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Upskilling workers key to disruptive tech

Removing barriers faced by small and medium enterprises (SMEs) as well as technological disruptions were the main issues discussed during the second meeting of the Future of Work Tripartite Forum.

The Forum is a partnership among Government; business, which is represented by Business NZ; and workers, who are represented by the Council of Trade Unions.

Shaping the Government’s work, as they support the New Zealand workers and businesses, in order to confidently face the rapidly changing nature of work, is the main reason behind the formation of the Forum.

According to a recent report, the meeting included presentations from companies like McKinsey and NZ Tech on the topic of technological disruption in the business sector.

There is a massive growth in technologies globally. There technologies such as robotic surgery, drones, artificial intelligence (AI), cellular agriculture, inductive transfer and autonomous vehicles were once considered as science fiction.

All the aforementioned technological changes will make businesses more productive. However, they will also have significant impacts on the way employees work.

According to the President of the Council of Trade Unions, the key element in adapting to this change is to guarantee that the people have the right skills for the future.

Understanding the measures that are required to be taken in order to avoid technological unemployment is needed.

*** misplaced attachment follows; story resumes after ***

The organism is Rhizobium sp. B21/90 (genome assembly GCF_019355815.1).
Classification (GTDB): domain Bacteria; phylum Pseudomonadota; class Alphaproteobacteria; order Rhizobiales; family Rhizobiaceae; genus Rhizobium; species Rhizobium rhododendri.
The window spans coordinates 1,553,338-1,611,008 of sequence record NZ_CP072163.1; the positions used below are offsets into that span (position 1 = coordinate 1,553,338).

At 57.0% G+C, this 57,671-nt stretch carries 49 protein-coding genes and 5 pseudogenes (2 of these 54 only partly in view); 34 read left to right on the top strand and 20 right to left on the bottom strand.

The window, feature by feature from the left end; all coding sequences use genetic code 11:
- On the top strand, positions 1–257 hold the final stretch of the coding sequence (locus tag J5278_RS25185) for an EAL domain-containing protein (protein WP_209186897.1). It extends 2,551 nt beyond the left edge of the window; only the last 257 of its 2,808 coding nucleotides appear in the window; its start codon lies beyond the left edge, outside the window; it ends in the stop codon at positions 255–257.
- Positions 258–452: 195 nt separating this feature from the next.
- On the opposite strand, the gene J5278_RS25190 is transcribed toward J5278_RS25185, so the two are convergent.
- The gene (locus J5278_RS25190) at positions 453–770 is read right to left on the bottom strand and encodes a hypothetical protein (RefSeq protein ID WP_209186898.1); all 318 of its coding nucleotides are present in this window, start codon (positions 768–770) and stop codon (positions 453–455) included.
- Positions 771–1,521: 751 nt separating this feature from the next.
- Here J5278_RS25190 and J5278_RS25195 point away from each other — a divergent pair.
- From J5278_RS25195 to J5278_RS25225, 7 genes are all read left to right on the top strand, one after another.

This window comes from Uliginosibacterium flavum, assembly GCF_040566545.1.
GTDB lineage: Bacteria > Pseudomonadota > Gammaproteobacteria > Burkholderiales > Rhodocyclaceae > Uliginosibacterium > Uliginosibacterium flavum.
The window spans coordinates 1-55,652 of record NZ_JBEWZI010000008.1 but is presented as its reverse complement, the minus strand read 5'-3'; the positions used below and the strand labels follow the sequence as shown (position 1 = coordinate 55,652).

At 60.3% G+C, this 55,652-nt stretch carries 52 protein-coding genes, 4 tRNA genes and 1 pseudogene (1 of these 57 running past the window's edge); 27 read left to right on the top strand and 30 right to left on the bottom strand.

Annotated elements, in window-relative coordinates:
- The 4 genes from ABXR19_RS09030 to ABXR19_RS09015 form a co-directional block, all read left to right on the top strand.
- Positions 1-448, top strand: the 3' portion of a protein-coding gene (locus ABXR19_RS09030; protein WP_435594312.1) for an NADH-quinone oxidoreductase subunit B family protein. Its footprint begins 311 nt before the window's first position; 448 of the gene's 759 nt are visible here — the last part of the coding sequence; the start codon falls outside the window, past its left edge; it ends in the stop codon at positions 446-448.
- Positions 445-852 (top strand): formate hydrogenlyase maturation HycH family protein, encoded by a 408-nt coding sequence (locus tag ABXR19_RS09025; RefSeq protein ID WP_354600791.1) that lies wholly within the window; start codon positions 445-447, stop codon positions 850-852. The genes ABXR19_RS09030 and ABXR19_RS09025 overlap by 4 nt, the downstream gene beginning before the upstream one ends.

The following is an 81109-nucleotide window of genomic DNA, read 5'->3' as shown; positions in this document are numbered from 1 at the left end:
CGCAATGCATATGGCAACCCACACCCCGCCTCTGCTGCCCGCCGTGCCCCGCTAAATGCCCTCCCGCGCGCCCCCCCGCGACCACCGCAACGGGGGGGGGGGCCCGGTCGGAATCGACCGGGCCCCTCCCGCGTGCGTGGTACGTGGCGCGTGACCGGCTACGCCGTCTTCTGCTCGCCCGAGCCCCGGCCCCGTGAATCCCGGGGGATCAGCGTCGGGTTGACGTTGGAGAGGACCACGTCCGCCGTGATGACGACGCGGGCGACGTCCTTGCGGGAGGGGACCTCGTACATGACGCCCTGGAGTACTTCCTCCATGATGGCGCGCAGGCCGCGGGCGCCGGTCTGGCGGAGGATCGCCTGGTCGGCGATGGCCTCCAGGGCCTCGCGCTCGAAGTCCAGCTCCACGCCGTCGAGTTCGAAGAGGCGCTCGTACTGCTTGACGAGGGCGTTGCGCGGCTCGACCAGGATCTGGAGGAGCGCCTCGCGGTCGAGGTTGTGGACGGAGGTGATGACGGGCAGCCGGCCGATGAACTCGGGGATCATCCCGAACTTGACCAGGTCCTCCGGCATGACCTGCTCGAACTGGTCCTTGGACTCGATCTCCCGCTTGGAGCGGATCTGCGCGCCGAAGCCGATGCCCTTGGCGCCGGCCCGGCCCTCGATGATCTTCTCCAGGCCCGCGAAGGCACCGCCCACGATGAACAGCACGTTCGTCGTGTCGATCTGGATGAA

There are also the aggravations of serious skills shortages in key industries such as manufacturing.

A confirmed funding worth NZ$ 250,000 from the Ministry of Business, Innovation and Employment (MBIE) will be put towards supporting the initial component of the Skills Shift in Manufacturing Initiative.

This is initiative is created and led by the NZ Manufacturers Network in order to identify the skills shifts needed in manufacturing to support the workforce as they take on the opportunities of technological change.

A discussion on the impact of the changing nature of work on SMEs also happened during the meeting. The barriers being faced by SMEs were shared by the CEO of the Auckland Chamber of Commerce.

Some of the barriers, according to him, are unrecognisable given the changing nature or work.

Although a lot of the focus of the technological disruptions is on the larger businesses driving headline-grabbing changes, business of different sizes can drive and benefit from the changing nature of technology and work.

It is significant, especially in New Zealand, that Government, businesses and workers approach this future together.

Presentations were also made by the Research, Science and Innovation Minister on the Government’s Just Transitions Unit, and by Workplace Relations Minister on progress around the High Performance High Engagement initiative.

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